Are 2014 Worries Warranted?
Robert S. Reichard, Economics Editor
Most economists are now predicting solid business growth this year. But there are still a few doubters — with some contrarian pundits continuing to cite such concerns as rising interest rates, lingering tax and spending uncertainties, overseas economic problems, and — last but not least — the still-huge U.S. trade deficit. The big question: Are these concerns realistic? Textile World editors think not. Take the question of interest rates. True, the Federal Reserve Bank is in the process of ending its quantitative easing policy, which has kept borrowing costs at record low levels. But these same financial managers have also been making it amply clear that any near-term interest rate hikes will be quite small — primarily because the falling jobless rate being cited as evidence of a strong recovery is flawed. Reason: Much of the noted decline reflects the fact that many of the jobless have stopped looking for work and hence are no longer considered unemployed. Better, says the Fed, to focus on a more meaningful employment barometer, the labor participation rate — the number of people with jobs relative to the overall working-age population. Zero in on this more sensitive yardstick, and you find a disappointingly low reading — far under the levels of the last few decades. Upshot: The Fed is set to move cautiously. Best bet: Only fractional percentage-point boosts in interest rates — far too small to have any real braking impact on either housing or the purchases of textiles, apparel and other consumer goods.
GDP Question Marks
Nor are any new moves on the government spending and tax fronts likely to have serious negative impacts on domestic business activity. True, there’s going to be a lot of political posturing over the next few months as the mid-term elections approach. But, given the negative political fallout of last year’s congressional brawls, both political parties aren’t very likely to precipitate any 2014 crisis. Conclusion: No repeat of last year, when fiscal restraints managed to knock upwards of a full percentage point off gross domestic product (GDP) totals. In short, current projections calling for 3-percent or slightly higher economic growth look pretty solid for the current year.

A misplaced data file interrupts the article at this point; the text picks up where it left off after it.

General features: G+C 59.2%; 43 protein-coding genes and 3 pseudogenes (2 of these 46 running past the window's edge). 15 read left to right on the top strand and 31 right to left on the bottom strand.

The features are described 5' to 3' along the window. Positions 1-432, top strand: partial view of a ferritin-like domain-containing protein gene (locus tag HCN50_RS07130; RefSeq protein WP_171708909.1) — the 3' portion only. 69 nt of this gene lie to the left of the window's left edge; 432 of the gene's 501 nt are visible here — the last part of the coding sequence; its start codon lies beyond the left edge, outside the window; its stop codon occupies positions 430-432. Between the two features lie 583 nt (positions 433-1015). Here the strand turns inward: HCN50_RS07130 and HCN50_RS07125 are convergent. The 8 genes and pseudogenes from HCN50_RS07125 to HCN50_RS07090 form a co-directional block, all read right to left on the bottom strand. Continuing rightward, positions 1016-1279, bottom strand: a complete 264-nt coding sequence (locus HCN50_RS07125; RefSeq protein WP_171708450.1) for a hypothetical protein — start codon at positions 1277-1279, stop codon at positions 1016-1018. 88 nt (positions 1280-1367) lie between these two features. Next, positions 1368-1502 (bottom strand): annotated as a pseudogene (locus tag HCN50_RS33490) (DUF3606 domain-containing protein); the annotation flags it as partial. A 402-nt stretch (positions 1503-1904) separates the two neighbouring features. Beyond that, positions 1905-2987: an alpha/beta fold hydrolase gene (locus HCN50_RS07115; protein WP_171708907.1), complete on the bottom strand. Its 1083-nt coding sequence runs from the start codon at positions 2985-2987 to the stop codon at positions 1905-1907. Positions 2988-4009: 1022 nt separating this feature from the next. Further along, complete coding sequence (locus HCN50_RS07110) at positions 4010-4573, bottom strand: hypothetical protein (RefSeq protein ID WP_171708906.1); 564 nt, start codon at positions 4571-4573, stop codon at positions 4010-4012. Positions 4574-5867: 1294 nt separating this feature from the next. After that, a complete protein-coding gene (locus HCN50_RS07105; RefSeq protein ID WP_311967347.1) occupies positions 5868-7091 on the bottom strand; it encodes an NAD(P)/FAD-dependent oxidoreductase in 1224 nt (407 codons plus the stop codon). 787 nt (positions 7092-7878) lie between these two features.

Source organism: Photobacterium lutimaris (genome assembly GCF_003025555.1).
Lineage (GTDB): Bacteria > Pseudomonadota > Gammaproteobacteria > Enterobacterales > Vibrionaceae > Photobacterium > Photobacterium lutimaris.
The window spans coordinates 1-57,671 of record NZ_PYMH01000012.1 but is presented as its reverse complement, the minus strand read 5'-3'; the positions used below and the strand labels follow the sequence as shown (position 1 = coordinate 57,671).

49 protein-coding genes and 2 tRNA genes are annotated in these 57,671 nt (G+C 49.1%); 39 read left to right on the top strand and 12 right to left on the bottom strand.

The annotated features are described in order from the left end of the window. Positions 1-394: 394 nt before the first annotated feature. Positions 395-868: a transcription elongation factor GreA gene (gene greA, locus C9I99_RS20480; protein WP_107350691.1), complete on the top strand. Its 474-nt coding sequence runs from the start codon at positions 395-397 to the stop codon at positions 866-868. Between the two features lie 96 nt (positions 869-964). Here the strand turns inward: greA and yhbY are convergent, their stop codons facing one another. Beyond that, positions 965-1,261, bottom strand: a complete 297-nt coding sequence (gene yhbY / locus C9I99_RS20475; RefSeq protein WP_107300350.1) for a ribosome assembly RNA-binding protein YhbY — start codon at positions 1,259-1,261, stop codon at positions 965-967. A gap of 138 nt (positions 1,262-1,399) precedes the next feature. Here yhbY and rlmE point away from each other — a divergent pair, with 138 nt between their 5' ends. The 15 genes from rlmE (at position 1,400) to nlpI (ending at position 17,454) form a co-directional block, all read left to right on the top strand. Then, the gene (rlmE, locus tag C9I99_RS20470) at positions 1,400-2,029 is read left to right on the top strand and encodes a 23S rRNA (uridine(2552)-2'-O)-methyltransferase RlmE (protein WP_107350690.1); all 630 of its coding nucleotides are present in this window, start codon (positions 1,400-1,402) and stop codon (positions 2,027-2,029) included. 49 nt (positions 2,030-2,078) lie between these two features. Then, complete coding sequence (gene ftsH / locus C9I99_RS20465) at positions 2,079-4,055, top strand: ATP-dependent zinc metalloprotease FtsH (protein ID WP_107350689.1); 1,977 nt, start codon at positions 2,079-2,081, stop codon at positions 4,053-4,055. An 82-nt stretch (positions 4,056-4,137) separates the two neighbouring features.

Further bolstering this positive outlook is the current strength in the all-important auto market. Right now, the consensus is that some 16 million light vehicles will be sold this year — with strength coming from higher incomes plus the fact that so many consumers postponed the purchase of a new car during the recent recession. Still another currently voiced worry that needs some debunking is the fear that today’s emerging-country currency crisis will put a brake on the U.S. recovery. The point here is that these currency problems are limited to just a few poorly governed countries like Ukraine and Argentina. In any event, most economists see only a remote possibility of any major global business crisis developing over the next few quarters.
Lingering Trade Concerns
Another nagging problem is the still-huge U.S. import-export trade deficit. But here, too, fears seem to be grossly exaggerated. That’s primarily because two of the deficit’s major contributors — crude oil and textile/apparel products — seem to be becoming more manageable. On the petroleum front, domestic oil production, thanks to recent fracking breakthroughs, is showing significant increases. Not surprisingly, energy imports have begun to decline by substantial amounts. Turning next to the textile and apparel trade deficit: contributions to overall negative trade numbers seem to be plateauing out. Indeed, there is now evidence that this key portion of the U.S. trade imbalance may actually be ready to shrink a bit. Some of the factors behind this improving outlook would have to include a narrowing U.S.-foreign production cost differential; increasing interest in U.S.-made goods, rising shipping costs and more U.S. producer interest in reshoring. Summing up — smaller textile, apparel and petroleum trade imbalances would clearly seem to portend progress in narrowing the overall trade deficit — and with good reason. Well over half of the overall red-ink trade figure can be attributed to textiles/apparel and petroleum — 17 percent in the case of textiles/apparel, and near 40 percent when it comes to petroleum. Bottom line: A shrinking trade imbalance — not only for 2014, but also through the foreseeable future.
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